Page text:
Tobold's Blog
Friday, May 03, 2024
Tainted Grail: Kings of Ruin

Back in September 2022 I backed Tainted Grail: Kings of Ruin on Gamefound for $140 plus shipping. Of this, $99 was for the Kings of Ruin stand-alone expansion to Tainted Grail, while the rest was mostly for updating the original Tainted Grail: Fall of Avalon and expansions to rules version 2.0. I now have started a Tainted Grail: Fall of Avalon campaign twice, and never finished one. I never even started one of the first two expansions. So now Kings of Ruin arrived on my doorstep, and I am not even sure I'll ever play it.

The 1.0 version of Tainted Grail: Fall of Avalon is a bit grindy. Rules 2.0 make it less grindy, but there were already a number of suggestion for rules variants in the original rule book, and for house rules on various forums to achieve the same goal. When using these, it turns out that the grind isn't the only problem of the game. The more fundamental problem of Tainted Grail is the combat system. Combat is fiddly and slow, and generally not much fun. That also makes character progression not much fun, as much of this progression is achieved by adding more cards to your combat deck. Even if you carefully thin out your deck to improve chances to draw these new and better cards, you still aren't sure to draw them in any given combat. The difficulty progression of the game over time means that while at the start of the game the combat is still okay-ish, with every further chapter into the game the health of the monsters you fight increase, and thus the length of combat increases. Thus you get into situations like just wanting to go on a quick hunt to replenish food supplies, and ending up randomly encountering a major threat, which then can take half an hour to beat. This is still playable in solo mode, or maximum two players, but with 4 players the slow combat is just killing the narrative flow of the game.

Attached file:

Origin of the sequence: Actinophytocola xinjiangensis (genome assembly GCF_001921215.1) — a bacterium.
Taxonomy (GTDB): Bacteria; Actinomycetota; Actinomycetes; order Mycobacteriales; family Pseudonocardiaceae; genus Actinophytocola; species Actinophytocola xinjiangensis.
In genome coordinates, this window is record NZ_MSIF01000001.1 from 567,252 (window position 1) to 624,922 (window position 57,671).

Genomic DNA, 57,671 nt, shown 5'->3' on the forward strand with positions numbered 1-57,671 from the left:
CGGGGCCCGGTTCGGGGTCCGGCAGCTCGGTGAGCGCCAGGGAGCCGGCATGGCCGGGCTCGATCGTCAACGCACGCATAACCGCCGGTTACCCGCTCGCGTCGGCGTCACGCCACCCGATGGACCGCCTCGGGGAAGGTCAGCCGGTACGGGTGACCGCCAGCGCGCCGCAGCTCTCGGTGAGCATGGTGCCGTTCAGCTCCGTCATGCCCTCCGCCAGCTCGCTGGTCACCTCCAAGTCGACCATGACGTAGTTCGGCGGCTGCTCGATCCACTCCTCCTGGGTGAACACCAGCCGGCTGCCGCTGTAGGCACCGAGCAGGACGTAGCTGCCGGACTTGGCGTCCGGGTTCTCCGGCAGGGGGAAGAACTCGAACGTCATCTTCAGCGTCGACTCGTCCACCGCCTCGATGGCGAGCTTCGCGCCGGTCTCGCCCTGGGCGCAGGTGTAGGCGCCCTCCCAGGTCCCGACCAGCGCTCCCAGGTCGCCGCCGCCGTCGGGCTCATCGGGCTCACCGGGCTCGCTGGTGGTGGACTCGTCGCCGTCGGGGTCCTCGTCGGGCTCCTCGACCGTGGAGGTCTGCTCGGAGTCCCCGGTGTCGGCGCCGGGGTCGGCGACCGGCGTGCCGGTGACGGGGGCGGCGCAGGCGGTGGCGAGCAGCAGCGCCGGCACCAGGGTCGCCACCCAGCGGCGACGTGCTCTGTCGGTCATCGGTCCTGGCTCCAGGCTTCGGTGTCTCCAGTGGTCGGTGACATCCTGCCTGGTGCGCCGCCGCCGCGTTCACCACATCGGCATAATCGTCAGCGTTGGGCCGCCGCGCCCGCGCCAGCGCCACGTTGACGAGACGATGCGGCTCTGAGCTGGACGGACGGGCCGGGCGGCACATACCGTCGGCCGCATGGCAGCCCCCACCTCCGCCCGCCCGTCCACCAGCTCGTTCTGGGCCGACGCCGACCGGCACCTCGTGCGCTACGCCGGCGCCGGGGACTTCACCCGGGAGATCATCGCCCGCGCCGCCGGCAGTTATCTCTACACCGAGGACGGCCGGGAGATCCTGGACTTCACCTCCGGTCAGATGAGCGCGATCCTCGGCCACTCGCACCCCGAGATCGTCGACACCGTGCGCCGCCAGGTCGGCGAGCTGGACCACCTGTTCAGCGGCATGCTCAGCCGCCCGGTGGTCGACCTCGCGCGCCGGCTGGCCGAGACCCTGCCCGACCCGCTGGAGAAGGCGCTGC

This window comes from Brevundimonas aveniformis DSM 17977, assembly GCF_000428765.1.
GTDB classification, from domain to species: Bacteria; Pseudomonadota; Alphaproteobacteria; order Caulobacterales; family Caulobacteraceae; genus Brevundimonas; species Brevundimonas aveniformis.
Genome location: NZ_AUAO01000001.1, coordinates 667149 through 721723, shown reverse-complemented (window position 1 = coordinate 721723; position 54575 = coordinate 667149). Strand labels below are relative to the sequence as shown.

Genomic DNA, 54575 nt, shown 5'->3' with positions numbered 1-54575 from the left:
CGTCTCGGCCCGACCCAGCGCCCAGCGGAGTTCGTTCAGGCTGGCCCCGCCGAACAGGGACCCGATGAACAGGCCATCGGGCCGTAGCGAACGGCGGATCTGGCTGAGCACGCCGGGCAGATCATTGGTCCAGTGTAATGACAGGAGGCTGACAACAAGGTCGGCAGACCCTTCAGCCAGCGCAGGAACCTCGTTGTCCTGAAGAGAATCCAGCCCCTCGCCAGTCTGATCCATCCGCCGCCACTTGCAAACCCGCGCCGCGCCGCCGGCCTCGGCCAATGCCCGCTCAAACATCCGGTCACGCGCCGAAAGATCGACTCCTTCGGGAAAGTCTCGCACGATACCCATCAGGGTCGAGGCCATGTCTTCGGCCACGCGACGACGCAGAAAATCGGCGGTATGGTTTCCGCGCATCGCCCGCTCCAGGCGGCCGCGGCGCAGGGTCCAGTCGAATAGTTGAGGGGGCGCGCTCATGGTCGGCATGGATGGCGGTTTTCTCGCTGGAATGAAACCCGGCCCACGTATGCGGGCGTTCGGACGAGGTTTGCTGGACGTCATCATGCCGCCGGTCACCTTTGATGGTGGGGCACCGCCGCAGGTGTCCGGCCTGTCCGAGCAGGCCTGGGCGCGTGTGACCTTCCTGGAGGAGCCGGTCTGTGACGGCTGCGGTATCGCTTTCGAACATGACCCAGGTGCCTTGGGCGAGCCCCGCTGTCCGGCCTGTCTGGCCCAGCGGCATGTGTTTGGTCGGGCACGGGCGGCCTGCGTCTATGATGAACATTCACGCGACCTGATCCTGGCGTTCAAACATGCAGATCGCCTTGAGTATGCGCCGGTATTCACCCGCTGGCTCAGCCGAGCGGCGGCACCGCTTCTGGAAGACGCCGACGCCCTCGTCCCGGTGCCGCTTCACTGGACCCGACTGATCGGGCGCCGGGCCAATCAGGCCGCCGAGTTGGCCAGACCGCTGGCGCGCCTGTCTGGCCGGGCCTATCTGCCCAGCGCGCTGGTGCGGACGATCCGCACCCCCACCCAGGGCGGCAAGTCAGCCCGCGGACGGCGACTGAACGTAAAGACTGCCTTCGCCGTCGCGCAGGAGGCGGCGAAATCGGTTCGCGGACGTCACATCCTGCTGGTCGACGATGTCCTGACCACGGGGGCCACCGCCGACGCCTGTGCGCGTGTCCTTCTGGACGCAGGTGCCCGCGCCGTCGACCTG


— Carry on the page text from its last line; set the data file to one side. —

With neither the new rules nor the new expansion fundamentally changing combat, I am not sure that I will play Tainted Grail or any of its expansions again. This is also because since then I got other narrative adventure games with better combat systems. So I regret having spent that $140 plus shipping on the Kings of Ruin crowdfunding campaign. As I got the base game much later than most people, and then didn't really play it until after the crowdfunding campaign for the expansion (see my review here), that is obviously my own fault. I blame FOMO, the fear of missing out, where not being sure that I could get the 2.0 rules upgrade pack and expansion later made me decide to buy them before having played the original game fully. And that is a permanent risk with crowdfunding board games. By the time you receive the game you backed, your view or your situation might have changed, and you might feel very different about a game you earlier thought you must have.

I know nothing of the boardgame, but I got the computer version as part of a Humble bundle, and I found the combat slow and grindy in that too! (I also didn't like the 3D environment - it looked good but when I'm playing a deckbuilder I like my world map to be abstracted as well as the combat.)
You mention in your post that you've come across narrative adventures with better combat systems. I'd love to know which ones!
The two narrative adventure games me and my wife enjoyed the most were Roll Player Adventures and Sleeping Gods. In both of these games the game systems that determine combat and the success of other skill checks are a lot faster than in Tainted Grail, and thus don't get in the way of the narrative.

I am still looking for a game where the combat is short enough, but still tactically interesting. On my list of games I bought and want to try the most likely candidates are: Agemonia, Familiar Tales, and Kinfire Chronicles.
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